I began to accidentally run into The Harvesters every time I went to the Met. After a while, I began to deliberately seek it out. It became a superstition: I couldn’t leave the museum without seeing it, even if in passing. Nothing seemed to change about the work: There still wasn’t a narrative to discern, no conflict or central drama.
But without any narrative force in The Harvesters, Bruegel has the space to present life as it is. In that space, I began to notice—really notice—each person and detail. There were the bare-bottomed monks swimming in the distance. There was a woman bent over in her work, her posture mirroring the angles of her wheat sheaves. One day, when I was in the museum while mildly stoned, I noticed that the two women bent over gathering pears resembled human skulls, augurs of the death and decay that would follow the harvest season.
In the winter of 2015, I thought of Walter Liedtke again. He had tragically died in a Metro-North commuter train crash near (of all places) Valhalla, New York. I remembered, to my own chagrin, the brashness I’d used at 19 when speaking to him. Now, 30 years old, I realized that it was a way of masking my discomfort with who I was. In the year that followed, I would also come to understand that I was no longer brash, but I was still uncomfortable with my sense of self.
I once again found myself face-to-face with Bruegel at the Met in the summer of 2016. But something had changed. My senses, normally in analytical overdrive, had been temporarily blunted by one of my periodic bouts of depression, and I was hoping some art would shake things loose in my brain.
Instead, that fogginess of depression slowed things down and lowered my defenses. With them went my need to analyze, my need to make the work into something it wasn’t. On the bench in front of The Harvesters, I was, for once, able to sit still. Like Bruegel, I began to see things as they were, without searching for a narrative. I had stopped confusing seeing for knowing.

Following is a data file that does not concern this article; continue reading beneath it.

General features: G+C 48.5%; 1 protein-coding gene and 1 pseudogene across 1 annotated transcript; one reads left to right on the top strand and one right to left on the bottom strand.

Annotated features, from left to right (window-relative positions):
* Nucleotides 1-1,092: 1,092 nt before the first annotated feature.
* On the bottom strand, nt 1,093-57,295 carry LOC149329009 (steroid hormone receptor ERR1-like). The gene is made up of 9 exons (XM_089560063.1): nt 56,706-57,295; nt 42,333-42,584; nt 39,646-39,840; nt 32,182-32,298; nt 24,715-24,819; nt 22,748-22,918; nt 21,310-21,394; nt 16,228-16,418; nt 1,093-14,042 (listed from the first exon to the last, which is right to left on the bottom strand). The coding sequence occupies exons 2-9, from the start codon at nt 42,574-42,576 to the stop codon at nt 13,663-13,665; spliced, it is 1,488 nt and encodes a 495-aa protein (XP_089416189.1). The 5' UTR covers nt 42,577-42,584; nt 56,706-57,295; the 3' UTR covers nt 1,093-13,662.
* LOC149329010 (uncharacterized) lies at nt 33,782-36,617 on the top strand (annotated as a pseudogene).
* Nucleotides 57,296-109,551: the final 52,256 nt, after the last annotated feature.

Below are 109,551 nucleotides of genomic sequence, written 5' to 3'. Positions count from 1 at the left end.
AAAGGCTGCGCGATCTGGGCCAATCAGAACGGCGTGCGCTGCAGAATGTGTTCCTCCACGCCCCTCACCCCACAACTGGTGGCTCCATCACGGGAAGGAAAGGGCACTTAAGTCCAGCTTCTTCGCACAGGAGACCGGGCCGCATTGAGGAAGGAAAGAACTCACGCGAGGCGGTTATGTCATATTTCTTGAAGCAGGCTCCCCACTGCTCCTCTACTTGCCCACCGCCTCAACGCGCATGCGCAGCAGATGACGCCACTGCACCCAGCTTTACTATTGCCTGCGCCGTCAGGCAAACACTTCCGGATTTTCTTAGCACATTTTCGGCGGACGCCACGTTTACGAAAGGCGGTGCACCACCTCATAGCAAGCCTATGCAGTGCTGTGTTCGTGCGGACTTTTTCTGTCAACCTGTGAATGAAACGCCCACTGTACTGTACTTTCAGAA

Gestalt psychologists believe that true change occurs not when a person tries to become what she isn’t, but rather when she becomes what she is. In saying that The Harvesters changed my life, what I really mean is that it helped me to become what I am, and comfortable with who I was in that moment. Flaws and all. While I had wanted to run away and build an entirely different life the first time I’d seen it, I realized in this viewing that its purpose, an act of mindfulness, was to help us recognize life as it is rather than trying to make that life something it is not. Whenever I tried to run away from myself, it was there to guide me back.
I sat at the museum until it closed. Later that evening, I sent my former professor a note expressing how much I regretted phoning in his exercise years ago and how I hoped to one day finally have the work figured out. In his response, my professor objected to my characterization of the exercise. To him, I hadn’t phoned it in—even if, at the time, he’d given me a C. The aim wasn’t to figure out the work itself, but to figure out how much one could see when one kept looking. In continuing to look, that’s exactly what I was doing.
Head to Elephant to read its latest story in the series, Nathalie Olah on Tomás Saraceno’s “On Air.”

Did an artwork change your life?

Artsy and Elephant are looking for new and experienced writers alike to share their own essays about one specific work of art that had a personal impact. If you’d like to contribute, send a 100-word synopsis of your story to [email protected] with the subject line “This Artwork Changed My Life.”
Olivia Giovetti